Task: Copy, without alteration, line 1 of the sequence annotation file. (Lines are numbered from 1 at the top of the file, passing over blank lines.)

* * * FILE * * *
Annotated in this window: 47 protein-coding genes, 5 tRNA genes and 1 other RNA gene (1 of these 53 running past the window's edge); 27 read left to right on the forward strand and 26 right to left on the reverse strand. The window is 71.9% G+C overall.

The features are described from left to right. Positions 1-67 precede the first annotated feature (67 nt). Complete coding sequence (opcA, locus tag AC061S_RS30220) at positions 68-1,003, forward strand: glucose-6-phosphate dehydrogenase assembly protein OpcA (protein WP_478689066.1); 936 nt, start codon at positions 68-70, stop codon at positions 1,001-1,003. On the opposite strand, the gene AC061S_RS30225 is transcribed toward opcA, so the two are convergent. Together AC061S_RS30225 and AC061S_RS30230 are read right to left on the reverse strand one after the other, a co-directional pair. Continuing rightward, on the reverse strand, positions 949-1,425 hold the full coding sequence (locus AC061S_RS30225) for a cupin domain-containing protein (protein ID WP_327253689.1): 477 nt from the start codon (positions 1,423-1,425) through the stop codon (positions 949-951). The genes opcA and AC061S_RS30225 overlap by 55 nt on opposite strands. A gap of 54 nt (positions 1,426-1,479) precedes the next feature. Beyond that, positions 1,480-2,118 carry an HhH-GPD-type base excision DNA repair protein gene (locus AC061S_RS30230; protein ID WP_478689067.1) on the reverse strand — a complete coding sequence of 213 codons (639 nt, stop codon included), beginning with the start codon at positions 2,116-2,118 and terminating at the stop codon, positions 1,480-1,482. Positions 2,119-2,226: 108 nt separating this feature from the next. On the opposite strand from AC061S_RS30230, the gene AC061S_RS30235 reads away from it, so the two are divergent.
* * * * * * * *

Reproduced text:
Annotated in this window: 47 protein-coding genes, 5 tRNA genes and 1 other RNA gene (1 of these 53 running past the window's edge); 27 read left to right on the forward strand and 26 right to left on the reverse strand. The window is 71.9% G+C overall.